"I've even used a few "Macro" lenses that are not actually optimized for the closeup range—the superb Olympus OM Zuiko 50mm ƒ/2 Macro (note: the film version, not the same lens I mentioned earlier) is one of these—thankfully, since that made it better as a general-purpose normal lens." True also of the OM Zuiko 90/2 Macro. This was a great disappointment to me. I bought this legendary lens, fool that I am, to do Macro shooting. It's IQ started to deteriorate closer than about 1:4. I've never understood why, given that they already had an excellent 85/2 for general work, Oly made a 90/2 "Macro" that isn't. I sold it on, and continued to use lenses labeled Macro that were actually designed for that purpose, The Zuiko 50/3.5, Kiron 105/2.8 and Tamron 90/2.5 (With matching teleconverter, also an excellent 180/5 macro). BTW: As far as I can tell without buying one, from tests and examples, the 50/2 Macro is no better for actual macro than the 50/3.5. BTW II: The Tamron 90/2.8 AF Macro lens is as good or better than any of the above @ 1:2 and 1:1 for flat field copy work. Only the 50/3.5, at 1:2, is competitive. Moose
I like alternate takes on the moon. Seems like every full moon brings yet more perfectly nice shots of the full moon - zzzzzzzzzzz I've been living with this one for a few weeks now. I'm starting to think I may prefer this simpler crop. Loony Moose
Congratulations!!! Moose
Toggle Commented Jul 6, 2014 on Sunday Open Mike: News! at The Online Photographer
"PS: also very curious to know the book printers mentioned (enigmatically) in one of the comments." Referring to my post? I didn't name names because things change and I haven't researched alternatives for quite a while. When I last looked, it seemed that My Publisher, inkjet, and Adorama, Fuji Crystal Acrhive, looked the best from a distance. I got sucked in by special offers from My Publisher. I like the way their printing comes out. If you look closely at undifferentiated areas like sky, you can see the inkjet dither pattern, but at normal book viewing distance it's invisible. They have both glossy and a semi-matte finish. I very slightly prefer the matte-ish one. The heavier paper choice is a sensual experience to turn. I've never had a negative comment from anyone who has seen them about book/print/color quality. I can't speak much to their book making software. In an early version, I had trouble getting portrait images to just fill the height of the page, but it's several versions later now. I make up my own pages at their full resolution, 1200x1600, and drop them into the software, which works perfectly for me. The down side is their high-low pricing strategy. They are forever sending email special offers, which can end up way lower than their 'regular' prices. For someone like me, who buys a copy or two occasionally, and not in a rush, that's a minor annoyance. Moose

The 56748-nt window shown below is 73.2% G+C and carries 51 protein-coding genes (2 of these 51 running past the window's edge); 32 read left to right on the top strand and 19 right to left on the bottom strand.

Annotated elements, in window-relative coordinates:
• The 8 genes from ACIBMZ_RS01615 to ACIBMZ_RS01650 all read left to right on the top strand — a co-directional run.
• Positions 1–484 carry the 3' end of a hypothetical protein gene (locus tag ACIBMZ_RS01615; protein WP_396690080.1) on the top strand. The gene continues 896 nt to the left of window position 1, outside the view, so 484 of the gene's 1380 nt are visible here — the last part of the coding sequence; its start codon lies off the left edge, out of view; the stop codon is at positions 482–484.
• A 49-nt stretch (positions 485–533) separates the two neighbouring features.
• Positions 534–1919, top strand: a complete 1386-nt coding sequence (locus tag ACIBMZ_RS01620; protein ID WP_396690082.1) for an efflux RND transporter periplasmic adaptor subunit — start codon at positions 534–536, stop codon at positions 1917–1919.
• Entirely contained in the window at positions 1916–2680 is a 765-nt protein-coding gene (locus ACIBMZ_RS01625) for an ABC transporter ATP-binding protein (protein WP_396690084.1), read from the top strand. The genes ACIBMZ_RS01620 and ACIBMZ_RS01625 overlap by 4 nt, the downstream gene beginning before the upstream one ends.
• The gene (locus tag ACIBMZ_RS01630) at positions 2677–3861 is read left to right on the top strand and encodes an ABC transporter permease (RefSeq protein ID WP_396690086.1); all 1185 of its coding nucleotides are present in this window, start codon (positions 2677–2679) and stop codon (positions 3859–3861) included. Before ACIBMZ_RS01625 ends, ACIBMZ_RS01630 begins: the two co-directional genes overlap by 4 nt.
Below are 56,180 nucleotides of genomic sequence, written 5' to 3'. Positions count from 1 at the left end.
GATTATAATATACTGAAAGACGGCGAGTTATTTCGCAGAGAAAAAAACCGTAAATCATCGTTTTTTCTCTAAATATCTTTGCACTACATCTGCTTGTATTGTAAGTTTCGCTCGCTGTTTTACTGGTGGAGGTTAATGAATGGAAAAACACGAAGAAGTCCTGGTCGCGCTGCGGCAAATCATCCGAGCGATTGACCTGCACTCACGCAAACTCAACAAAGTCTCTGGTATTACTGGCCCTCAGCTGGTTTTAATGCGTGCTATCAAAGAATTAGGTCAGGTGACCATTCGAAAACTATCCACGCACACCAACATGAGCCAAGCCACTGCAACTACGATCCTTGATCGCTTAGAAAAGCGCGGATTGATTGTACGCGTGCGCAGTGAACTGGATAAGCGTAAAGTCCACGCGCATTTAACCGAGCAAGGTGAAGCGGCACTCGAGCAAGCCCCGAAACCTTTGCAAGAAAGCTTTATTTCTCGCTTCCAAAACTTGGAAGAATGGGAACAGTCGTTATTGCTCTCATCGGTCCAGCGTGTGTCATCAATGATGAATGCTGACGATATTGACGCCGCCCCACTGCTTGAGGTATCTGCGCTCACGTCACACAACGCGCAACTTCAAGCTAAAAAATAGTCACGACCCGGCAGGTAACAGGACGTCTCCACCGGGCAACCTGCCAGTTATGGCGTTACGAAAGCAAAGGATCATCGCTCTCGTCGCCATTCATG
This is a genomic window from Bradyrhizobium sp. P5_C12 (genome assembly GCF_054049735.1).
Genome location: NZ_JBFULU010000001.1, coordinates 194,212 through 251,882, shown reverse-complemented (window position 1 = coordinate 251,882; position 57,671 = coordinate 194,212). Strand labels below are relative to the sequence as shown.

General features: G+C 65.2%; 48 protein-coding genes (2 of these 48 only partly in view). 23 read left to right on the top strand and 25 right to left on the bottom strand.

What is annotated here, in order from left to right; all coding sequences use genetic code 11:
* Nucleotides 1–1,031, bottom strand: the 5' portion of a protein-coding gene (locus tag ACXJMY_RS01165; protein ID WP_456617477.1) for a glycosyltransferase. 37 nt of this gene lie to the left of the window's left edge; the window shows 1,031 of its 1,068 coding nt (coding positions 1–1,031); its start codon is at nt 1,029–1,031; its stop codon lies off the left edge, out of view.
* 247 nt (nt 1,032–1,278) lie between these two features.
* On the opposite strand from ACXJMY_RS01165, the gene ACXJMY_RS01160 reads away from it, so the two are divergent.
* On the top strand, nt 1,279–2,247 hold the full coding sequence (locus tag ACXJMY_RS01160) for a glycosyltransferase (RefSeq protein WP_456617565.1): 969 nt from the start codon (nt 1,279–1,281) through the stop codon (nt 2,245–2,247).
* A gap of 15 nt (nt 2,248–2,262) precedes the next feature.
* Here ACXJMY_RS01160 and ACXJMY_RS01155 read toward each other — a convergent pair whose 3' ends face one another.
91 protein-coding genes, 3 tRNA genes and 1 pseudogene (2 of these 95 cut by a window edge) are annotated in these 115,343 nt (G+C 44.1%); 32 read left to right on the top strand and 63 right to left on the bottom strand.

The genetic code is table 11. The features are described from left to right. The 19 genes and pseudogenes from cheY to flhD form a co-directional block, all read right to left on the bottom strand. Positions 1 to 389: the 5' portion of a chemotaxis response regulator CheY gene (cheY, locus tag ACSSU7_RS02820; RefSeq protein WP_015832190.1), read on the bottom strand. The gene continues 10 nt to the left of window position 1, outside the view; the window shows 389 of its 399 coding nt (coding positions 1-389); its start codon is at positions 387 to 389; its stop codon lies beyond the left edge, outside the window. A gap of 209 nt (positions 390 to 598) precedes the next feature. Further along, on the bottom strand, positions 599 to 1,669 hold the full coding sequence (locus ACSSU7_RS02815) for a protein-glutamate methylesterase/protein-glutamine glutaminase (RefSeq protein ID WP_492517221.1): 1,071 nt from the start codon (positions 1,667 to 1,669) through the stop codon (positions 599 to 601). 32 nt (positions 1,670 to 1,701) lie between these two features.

Toggle Commented Jun 26, 2014 on Showing Just to Show at The Online Photographer
I 'show' in a different way. I've had books made of my images, three books with about 220 images, so far. More to come. If you haven't seen the quality of the better on-line book publishers, you are missing something. Excellent printing on lay-flat pages of heavy, beautiful stock are delicious. I find it fascinating watching people go through the books. Some just look, saying nothing until finished, sometimes little even then, although none have as yet expressed anything less than enjoyment. Others are quite interactive, saying what they like or don't, asking about and/or discussing the what, where, how, why of some images. Viewers have ranged from family through friends, through participants in workshops we've attended. Many have said I should publish commercial versions, but as yet, that's sounded like more trouble than it's likely worth. The oddest was when I was showing the family who run Grumpy's for Breakfast, our favorite restaurant on Mt. Desert Island, ME, an image taken there the year before. A woman at another table came over to look and ended up taking the book to go through. Effusively enthusiastic, wanting to know where she could get a copy; she never did email me. Add me to the list of those who like to show and experience reactions to their work, without making a business of it. Moose [Hi Moose, which online book publishers do you use? --Mike]
Toggle Commented Jun 23, 2014 on Showing Just to Show at The Online Photographer